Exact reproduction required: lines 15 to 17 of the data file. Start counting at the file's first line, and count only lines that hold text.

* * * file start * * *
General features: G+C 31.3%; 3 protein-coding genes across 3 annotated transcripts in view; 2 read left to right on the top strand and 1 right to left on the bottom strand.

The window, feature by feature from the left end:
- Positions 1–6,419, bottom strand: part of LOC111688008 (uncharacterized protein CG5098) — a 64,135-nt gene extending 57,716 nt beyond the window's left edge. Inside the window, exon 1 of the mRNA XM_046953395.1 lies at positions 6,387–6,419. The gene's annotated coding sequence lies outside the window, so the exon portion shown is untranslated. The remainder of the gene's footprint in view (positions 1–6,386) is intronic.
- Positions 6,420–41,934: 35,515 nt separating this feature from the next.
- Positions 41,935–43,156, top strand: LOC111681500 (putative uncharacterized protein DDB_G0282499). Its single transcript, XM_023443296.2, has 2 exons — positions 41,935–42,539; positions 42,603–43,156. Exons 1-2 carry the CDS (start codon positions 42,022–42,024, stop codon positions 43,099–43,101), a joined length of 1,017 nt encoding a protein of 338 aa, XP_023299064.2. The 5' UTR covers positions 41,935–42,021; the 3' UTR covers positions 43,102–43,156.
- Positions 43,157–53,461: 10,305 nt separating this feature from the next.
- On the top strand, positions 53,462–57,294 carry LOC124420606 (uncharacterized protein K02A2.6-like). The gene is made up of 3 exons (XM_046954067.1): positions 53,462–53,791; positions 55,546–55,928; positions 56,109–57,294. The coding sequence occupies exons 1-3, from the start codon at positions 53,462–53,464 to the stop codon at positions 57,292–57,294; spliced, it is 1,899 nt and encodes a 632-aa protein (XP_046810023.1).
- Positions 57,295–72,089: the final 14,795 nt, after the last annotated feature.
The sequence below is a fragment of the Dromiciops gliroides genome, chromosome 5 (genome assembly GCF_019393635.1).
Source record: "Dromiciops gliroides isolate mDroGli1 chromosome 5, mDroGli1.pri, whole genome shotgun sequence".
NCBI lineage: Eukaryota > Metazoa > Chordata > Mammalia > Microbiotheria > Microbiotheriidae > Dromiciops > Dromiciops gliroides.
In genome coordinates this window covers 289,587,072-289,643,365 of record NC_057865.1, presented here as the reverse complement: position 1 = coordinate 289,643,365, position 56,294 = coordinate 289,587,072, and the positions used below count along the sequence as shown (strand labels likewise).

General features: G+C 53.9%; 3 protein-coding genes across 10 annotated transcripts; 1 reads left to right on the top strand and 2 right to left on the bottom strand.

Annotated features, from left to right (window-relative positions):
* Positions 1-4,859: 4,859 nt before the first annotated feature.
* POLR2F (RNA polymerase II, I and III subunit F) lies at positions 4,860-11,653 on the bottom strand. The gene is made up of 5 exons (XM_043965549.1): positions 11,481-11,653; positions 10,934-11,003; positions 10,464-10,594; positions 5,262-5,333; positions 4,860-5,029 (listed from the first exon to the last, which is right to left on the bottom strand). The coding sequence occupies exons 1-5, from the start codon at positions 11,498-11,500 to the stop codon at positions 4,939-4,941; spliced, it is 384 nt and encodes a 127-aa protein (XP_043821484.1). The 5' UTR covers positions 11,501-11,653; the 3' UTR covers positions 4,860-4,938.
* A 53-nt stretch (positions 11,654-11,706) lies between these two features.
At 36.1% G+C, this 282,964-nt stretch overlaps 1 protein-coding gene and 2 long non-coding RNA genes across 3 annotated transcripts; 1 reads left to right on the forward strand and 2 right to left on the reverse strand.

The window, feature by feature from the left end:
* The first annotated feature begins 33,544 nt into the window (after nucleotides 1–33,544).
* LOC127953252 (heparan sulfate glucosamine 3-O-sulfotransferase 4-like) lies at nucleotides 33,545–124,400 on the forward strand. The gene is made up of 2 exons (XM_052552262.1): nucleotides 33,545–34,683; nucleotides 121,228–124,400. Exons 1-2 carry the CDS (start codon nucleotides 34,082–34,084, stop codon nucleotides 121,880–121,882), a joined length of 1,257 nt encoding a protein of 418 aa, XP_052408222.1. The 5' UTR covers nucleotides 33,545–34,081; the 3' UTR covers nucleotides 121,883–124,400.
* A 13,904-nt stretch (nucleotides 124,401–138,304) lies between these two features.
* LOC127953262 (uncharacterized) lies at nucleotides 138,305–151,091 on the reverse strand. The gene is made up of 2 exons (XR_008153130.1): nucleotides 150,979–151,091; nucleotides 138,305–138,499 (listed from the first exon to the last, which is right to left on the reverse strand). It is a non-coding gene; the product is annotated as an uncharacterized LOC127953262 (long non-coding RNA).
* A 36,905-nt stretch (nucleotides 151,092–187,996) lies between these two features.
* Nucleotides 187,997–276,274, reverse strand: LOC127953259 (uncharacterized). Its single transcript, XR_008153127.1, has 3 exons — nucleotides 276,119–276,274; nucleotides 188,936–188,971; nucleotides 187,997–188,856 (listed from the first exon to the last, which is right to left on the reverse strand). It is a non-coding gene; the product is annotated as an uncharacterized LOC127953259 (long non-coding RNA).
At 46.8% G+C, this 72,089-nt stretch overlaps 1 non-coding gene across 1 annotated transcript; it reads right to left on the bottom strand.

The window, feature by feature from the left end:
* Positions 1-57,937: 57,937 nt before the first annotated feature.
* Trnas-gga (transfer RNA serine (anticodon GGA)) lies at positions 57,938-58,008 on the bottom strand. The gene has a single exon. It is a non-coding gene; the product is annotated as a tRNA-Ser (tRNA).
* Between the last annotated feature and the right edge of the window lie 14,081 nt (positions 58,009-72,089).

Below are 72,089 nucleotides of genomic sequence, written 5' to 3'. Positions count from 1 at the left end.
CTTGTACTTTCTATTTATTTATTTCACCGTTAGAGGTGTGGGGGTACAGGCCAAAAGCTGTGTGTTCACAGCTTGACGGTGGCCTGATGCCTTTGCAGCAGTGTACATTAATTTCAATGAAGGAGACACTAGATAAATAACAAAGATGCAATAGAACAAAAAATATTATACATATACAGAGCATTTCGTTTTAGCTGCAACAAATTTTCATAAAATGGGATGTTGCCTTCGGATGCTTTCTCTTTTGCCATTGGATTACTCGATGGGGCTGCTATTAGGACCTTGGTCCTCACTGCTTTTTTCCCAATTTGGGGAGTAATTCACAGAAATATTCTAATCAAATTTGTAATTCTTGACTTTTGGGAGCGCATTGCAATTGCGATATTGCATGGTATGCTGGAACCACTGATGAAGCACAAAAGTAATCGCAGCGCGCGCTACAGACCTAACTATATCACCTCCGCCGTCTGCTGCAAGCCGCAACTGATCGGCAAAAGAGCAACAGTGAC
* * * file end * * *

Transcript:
* Positions 1-4,859: 4,859 nt before the first annotated feature.
* POLR2F (RNA polymerase II, I and III subunit F) lies at positions 4,860-11,653 on the bottom strand. The gene is made up of 5 exons (XM_043965549.1): positions 11,481-11,653; positions 10,934-11,003; positions 10,464-10,594; positions 5,262-5,333; positions 4,860-5,029 (listed from the first exon to the last, which is right to left on the bottom strand). The coding sequence occupies exons 1-5, from the start codon at positions 11,498-11,500 to the stop codon at positions 4,939-4,941; spliced, it is 384 nt and encodes a 127-aa protein (XP_043821484.1). The 5' UTR covers positions 11,501-11,653; the 3' UTR covers positions 4,860-4,938.
* A 53-nt stretch (positions 11,654-11,706) lies between these two features.